Steven Avery's Lawyers Reveal On 'CBS This Morning' A Fact That Might Surprise You — WATCH

On Friday morning, two of the central figures from one of the biggest Netflix original series successes went on a network morning show to talk about the whole experience. And this particular lawyerly duo probably had their fair share of admirers tuning in: Steven Avery's former lawyers Dean Strang and Jerry Buting admitted on CBS This Morning that they aren't absolutely positive of the innocence of Making a Murderer's central figure.

They did not, however, show any apprehensions or regrets about their impassioned defense and ongoing advocacy for Avery, which has dramatically elevated both his and their profiles since the documentary's release in December. The series implicitly argues that Avery's 2006 conviction, for the murder of 25-year-old Wisconsin photographer Teresa Halbach, was wrongful, and at the very least influenced by police misconduct and conflict of interest, up to and including the use of planted evidence at trial (the central players on the prosecution's side, foremost among them former Calumet County district attorney Ken Kratz, have denied and denounced these allegations).

Rather, they portrayed this natural human doubt as kind of the entire point ― juries are supposed to acquit in the event of reasonable doubt, and to Strang and Buting's mind, there was plenty in Avery's case. When CBS This Morning cohost Gayle King asked the pair if they were "convinced of [Avery's] innocence," Strang made it clear that they didn't have to be to have legitimate concerns about his case.

When King put the question to Strang, he replied that he was "not convinced of his guilt. I'm not at all convinced of his guilt, never have been." When the question was posed again, while pointing out that having doubts about someone's guilt is different from having doubts about someone's innocence, Strang conceded that he couldn't be sure Avery didn't commit the crime ― but that uncertainty is itself the point.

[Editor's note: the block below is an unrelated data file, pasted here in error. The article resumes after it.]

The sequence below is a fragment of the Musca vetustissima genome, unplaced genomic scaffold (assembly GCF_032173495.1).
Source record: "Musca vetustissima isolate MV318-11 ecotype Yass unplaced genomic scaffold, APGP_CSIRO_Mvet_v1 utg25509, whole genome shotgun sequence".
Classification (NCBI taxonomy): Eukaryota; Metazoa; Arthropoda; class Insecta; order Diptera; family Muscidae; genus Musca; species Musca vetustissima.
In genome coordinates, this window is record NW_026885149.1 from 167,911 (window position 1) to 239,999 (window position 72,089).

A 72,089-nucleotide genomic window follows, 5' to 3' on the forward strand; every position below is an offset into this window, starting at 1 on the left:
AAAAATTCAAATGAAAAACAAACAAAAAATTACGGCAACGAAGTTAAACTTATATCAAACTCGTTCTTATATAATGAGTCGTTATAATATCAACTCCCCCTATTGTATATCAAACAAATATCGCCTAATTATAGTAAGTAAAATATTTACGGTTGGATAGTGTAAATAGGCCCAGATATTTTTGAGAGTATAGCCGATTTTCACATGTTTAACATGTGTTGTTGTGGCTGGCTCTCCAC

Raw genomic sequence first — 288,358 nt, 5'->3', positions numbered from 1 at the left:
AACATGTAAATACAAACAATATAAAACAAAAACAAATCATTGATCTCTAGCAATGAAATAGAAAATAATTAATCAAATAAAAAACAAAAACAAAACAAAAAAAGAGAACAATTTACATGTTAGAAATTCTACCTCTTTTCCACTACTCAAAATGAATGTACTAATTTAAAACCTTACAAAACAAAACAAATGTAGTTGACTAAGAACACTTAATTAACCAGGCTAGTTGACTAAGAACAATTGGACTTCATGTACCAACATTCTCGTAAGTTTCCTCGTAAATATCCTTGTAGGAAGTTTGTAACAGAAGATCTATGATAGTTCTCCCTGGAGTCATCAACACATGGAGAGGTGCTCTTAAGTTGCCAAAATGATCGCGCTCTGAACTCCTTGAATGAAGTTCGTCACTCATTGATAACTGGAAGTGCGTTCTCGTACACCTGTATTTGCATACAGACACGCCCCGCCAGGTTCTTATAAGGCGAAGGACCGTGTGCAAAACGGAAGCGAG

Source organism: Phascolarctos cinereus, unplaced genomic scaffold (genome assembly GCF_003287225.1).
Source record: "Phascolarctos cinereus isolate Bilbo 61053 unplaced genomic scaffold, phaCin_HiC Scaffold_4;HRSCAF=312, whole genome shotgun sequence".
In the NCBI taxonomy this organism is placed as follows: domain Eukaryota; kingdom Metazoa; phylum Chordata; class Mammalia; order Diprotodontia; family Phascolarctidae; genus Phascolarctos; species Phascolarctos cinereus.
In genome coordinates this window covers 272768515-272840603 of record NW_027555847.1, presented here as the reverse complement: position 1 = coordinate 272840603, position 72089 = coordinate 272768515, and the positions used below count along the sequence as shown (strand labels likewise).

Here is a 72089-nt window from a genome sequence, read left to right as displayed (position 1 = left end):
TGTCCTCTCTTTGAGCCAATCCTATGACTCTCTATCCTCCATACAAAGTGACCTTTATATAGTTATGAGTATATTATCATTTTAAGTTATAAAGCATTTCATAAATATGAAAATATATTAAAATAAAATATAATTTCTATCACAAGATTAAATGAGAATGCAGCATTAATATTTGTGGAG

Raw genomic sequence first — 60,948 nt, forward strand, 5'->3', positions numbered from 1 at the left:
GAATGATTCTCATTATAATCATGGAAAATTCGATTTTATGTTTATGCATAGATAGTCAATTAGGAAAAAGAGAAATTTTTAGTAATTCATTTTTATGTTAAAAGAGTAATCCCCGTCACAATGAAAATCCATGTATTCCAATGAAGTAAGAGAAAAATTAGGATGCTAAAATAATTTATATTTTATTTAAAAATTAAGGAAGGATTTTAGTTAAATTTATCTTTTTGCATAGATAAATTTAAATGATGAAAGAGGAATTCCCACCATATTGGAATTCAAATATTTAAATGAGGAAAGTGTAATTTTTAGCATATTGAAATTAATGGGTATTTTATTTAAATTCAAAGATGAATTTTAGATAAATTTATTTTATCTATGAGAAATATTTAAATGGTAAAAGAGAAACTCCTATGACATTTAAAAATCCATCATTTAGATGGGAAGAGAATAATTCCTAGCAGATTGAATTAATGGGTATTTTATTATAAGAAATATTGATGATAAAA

Sure, absolutely. And if it was okay to convict people on maybes, I wouldn't be worried about this. But it's not.

Strang and Buting also ran down some of the most frequent criticisms of the documentary that have arisen since its release, including the aforementioned Ken Kratz's insistence that key evidence was omitted from the documentary, including a trio of phone calls placed from Avery to Halbach the day she disappeared, and the presence of Avery's DNA under the hood of Halbach's car. Buting specifically tackled both points, first characterizing the phone call issue as the state trying to make some things look "more sinister than they really were."

It's nonsense to say that large parts of the state's case were left out. With regard to this, for instance, also left out was the fact that he called and made an appointment to the office. If he had his cell phone number and was trying to lure her, why would you call the office, and create a paper trail? He'd just call her directly, and no one ever would know that she had come there. Instead, he goes through the office.

Buting was also asked about the prosecution's claim that DNA was found under Avery's hood ― in reality, as he noted in his reply, Kratz has publicly insisted that Avery's "sweat DNA" was discovered.

First of all, the prosecutor has said that "sweat DNA," quote unquote, sweat DNA is found on the hood, and there's no such thing as sweat DNA, or perspiration DNA, it's just DNA. Where it comes from, they can't tell.

Needless to say, it'll be fascinating to see if this case gets a fresh look in court thanks to all this additional exposure, which could increase the likelihood of some new evidence arising ― on Wednesday, as The New York Times detailed, Avery filed motions for an appeal, represented by his new defense attorney, Kathleen Zellner.

Image: Making a Murderer/Netflix; CBS